Cate Blanchett gives a terrific performance in the role of Maggie- which is a path breaking one for a Western. Because from “Stagecoach” to “Open Range,” classic western narratives place hard-charging men opposite long-suffering women. This film features a fiercely independent and resourceful adult, frontier woman opposite an old eccentric drunk who has abandoned his family. Blanchett’s Maggie matches up to any traditional Western hero in riding, shooting and stoicism. She’s the engine that drives the film, and i think the title, “The Missing” stands as much for her abducted daughter, as much as for the things that we find missing in her life, starting with her absent father who returns in body- but not in spirit- at the beginning of the film. The ‘absent father’ theme is stretched to include the unseen fathers of Maggie’s daughters- like her, both Lily and Dot also grew up without a father around them, and It’s also hinted that Lily is a product of ‘rape,’ and hence Maggie’s intense distrust of men and the animosity towards her father who was not there to protect her. And as we would see, she would loose even her boyfriend cum ranch hand within the first half hour of the film. The only man she’s left with is her unreliable and unhinged father with whom she finds neither an emotional or spiritual connection. So, even as she’s hunting the Apaches to regain her missing daughter, she’s also working towards reconnecting the missing link with her father. Thus, at all times in the film’s narrative, there are two stories running in parallel: one dealing with chasing and fighting the renegade Apache , which generates ample suspense, action, and thrills, and the second dealing with the emotional drama between Maggie and Jones that provides a strong dramatic core to the thrilling adventure yarn that’s unfolding.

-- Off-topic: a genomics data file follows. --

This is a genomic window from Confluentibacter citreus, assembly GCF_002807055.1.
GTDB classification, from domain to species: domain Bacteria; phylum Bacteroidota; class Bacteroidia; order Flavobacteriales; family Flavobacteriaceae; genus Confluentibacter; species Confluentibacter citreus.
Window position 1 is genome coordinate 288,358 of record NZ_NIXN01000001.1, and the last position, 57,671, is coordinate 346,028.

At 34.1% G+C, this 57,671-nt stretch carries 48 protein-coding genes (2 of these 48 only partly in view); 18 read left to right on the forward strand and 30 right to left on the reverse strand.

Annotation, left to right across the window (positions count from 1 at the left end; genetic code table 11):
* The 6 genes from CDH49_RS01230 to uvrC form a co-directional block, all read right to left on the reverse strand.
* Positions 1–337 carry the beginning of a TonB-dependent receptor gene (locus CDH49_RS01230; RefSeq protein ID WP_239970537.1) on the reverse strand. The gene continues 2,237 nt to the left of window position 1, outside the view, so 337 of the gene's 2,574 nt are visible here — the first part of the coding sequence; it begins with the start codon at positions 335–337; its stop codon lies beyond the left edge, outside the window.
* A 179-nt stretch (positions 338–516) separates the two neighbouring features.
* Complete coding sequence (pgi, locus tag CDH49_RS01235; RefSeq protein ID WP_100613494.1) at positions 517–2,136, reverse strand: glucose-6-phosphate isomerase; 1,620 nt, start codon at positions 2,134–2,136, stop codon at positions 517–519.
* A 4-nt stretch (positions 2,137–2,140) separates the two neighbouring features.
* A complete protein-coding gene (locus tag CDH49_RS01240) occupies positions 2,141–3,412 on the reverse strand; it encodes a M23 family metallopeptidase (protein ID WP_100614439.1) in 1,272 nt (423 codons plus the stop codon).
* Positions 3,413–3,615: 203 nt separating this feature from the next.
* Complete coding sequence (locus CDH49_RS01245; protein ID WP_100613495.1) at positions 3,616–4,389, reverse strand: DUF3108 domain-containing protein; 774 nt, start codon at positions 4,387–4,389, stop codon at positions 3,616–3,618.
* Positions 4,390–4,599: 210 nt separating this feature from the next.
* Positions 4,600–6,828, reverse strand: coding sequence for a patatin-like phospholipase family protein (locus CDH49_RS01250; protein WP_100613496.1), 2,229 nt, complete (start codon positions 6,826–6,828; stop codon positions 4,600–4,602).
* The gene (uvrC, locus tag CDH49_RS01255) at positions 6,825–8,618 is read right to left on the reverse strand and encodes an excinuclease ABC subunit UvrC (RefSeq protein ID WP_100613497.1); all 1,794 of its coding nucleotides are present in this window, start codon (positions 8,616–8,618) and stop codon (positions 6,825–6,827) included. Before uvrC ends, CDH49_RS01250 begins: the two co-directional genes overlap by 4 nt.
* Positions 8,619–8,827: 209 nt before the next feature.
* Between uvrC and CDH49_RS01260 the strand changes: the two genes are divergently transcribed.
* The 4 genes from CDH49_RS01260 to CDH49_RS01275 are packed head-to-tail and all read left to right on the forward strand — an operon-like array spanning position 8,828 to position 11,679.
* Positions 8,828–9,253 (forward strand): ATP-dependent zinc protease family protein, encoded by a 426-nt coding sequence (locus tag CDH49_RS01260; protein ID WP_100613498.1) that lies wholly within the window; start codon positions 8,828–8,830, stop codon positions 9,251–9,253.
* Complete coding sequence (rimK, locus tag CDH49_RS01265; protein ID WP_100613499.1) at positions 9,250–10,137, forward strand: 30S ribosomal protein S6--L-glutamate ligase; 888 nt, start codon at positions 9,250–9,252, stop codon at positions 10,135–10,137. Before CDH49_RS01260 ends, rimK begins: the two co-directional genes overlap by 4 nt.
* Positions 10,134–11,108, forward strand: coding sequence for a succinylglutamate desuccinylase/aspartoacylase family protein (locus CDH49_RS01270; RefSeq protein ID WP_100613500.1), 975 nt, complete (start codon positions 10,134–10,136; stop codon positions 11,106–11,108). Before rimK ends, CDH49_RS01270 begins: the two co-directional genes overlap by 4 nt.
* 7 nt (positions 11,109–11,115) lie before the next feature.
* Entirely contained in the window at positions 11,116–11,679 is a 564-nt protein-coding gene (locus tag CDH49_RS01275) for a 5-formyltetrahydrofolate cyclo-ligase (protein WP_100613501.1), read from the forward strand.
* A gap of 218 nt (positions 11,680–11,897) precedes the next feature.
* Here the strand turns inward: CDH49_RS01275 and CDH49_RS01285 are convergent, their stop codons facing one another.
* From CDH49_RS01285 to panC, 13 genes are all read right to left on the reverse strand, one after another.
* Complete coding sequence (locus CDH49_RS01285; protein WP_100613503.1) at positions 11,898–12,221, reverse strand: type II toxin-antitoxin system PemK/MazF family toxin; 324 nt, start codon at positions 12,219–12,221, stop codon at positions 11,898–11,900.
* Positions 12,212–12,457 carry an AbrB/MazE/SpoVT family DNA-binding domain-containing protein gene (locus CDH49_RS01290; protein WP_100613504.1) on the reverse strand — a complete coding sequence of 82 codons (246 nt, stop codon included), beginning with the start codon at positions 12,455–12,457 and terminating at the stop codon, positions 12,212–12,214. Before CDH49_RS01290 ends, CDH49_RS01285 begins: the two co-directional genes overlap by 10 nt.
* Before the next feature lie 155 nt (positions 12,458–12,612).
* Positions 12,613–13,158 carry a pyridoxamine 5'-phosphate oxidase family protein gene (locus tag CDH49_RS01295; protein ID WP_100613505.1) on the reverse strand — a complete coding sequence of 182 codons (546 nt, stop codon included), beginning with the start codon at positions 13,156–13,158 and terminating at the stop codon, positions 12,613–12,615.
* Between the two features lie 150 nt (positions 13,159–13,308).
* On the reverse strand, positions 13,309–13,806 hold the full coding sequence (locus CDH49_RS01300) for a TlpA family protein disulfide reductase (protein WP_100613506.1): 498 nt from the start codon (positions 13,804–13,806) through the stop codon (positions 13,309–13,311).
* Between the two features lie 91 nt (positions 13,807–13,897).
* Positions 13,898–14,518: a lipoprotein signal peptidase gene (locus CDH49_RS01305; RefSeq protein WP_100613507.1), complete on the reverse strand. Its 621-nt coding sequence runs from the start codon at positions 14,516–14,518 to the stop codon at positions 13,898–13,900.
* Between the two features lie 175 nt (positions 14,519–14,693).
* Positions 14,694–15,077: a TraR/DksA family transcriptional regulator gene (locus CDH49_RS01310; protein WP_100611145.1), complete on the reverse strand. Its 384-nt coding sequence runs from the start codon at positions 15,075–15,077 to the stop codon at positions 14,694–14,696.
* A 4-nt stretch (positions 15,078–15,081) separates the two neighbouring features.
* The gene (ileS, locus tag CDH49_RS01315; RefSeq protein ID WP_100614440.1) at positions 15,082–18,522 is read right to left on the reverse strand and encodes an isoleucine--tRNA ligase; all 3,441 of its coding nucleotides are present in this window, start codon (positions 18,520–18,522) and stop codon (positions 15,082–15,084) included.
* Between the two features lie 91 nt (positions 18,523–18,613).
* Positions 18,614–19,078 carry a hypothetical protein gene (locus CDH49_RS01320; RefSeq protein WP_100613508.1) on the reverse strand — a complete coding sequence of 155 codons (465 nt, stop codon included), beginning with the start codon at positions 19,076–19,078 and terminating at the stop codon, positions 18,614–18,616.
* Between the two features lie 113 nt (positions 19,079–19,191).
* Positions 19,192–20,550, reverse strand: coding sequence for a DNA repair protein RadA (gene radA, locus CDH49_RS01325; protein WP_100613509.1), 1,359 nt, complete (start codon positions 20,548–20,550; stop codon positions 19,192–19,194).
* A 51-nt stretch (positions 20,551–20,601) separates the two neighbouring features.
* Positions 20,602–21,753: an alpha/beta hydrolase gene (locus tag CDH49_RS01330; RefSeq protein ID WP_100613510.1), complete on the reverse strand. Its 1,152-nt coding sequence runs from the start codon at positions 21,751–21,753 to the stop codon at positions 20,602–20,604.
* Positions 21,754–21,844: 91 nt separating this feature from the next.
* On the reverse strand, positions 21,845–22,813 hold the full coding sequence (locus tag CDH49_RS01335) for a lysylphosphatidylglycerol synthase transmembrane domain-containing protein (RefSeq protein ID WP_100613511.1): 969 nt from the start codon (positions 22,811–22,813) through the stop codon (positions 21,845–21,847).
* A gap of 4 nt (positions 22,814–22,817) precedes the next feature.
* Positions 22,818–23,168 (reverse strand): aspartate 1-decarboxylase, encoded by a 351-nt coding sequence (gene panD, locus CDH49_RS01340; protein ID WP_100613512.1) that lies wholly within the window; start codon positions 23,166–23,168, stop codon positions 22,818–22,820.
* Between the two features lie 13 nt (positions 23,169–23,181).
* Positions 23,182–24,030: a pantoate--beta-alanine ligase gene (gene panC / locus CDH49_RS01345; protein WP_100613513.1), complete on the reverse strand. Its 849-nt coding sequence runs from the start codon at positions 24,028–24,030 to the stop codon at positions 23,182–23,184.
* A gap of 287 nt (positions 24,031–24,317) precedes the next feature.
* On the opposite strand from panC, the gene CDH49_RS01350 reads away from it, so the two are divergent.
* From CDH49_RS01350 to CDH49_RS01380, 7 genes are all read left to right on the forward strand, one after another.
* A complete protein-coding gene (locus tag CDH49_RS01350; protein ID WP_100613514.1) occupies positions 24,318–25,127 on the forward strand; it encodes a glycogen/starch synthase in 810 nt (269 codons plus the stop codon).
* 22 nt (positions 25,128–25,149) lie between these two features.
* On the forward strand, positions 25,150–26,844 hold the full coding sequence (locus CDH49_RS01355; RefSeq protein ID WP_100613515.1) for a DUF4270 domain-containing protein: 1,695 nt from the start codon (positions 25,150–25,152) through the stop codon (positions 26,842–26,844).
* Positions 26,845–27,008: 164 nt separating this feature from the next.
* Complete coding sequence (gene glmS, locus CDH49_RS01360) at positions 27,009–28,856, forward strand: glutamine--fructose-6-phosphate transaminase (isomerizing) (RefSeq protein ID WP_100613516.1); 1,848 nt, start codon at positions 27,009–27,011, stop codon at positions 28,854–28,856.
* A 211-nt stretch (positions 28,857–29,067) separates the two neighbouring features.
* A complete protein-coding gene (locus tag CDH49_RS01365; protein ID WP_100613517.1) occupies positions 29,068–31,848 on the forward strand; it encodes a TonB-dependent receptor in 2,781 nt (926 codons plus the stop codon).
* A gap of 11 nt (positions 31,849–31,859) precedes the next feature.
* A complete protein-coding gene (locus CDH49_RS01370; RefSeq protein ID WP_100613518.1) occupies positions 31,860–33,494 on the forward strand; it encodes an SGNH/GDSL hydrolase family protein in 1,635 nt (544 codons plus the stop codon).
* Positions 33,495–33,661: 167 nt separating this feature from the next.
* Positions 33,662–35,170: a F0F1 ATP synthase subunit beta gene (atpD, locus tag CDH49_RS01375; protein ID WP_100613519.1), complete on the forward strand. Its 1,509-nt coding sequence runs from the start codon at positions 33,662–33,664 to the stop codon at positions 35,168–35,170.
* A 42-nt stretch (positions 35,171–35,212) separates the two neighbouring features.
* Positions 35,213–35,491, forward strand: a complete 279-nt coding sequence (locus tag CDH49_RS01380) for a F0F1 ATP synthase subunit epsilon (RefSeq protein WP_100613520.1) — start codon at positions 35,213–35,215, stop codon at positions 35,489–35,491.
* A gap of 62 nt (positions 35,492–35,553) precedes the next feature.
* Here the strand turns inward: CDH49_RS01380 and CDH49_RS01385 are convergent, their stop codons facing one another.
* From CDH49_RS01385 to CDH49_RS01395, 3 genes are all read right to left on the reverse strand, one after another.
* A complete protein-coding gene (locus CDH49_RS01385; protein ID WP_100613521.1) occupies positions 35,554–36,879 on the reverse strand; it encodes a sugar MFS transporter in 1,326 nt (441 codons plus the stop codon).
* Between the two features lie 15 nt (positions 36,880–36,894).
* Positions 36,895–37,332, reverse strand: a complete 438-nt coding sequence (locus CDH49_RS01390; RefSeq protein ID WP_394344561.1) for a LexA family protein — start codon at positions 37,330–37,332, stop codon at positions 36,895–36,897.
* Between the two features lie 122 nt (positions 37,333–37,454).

Naturally, this makes for a very dynamic, character-driven drama that keeps us engrossed at all times, despite some flaws in the film’s screenplay- I can’t believe that Maggie would take her ten year old daughter along on such a dangerous mission, it’s obvious it’s done to make the film more dramatic, and it works. And the characterization is also interesting, not that they’re fully three dimensional, but they move beyond the Western archetypes. The hero is not squeaky clean- Jones’ character is selfish and unlikeable; he’s not looking for redemption, and turns up at his daughter’s ranch as the result of being bitten by a rattlesnake and as part of his ‘cure’, suggested by a medicine man. The characters have flaws and they seem vulnerable when placed in dangerous situations. This is a big deviation from the regular John Wayne\Clint Eastwood Western, where, however entertaining those movies are, we are absolutely sure that the hero will surmount the odds and emerge victorious at the end. But in the case of “The Missing,” we are not sure who will survive at the end. Heroic acts seems to end in tragic death rather than happily ever after. We also see characters- especially Maggie’s two daughters- making mistakes which jeopardizes the mission: Dot’s over anxiousness to spot her sister among the captives at a crucial point in the mission finds the hunters becoming the hunted, while Lily’s delirious mental state and distrust of natives leads to Kayitah’s death. Howard, who was never a subtle filmmaker, uses these elements to the maximum to make the film an edge-of-the-seat affair. Additionally, the film also mixes some horror\ supernatural elements into its Western template, further accentuating the “Thriller” aspect of the film. Though the film never slips outright into ‘Horror’ territory, Howard definitely intended this to be an eerie Western- the film does have those classic Western shots of Wide-open, big-sky vistas in abundance, but Howard also takes special care in building up the film’s hazy, nocturnal atmosphere. But where he goes really overboard is in the creation of the film’s villain: the Apache “Brujo”, Pesh-Chidin is quite possibly the creepiest, ugliest and the most terrifying villain to be featured in a Western. A truly demonic presence. Sometimes you find it difficult even to look at him- the makeup job is too extreme, transforming Schweig, who played the noble Mohican in “The last of the Mohicans,” into this dreadful Apache.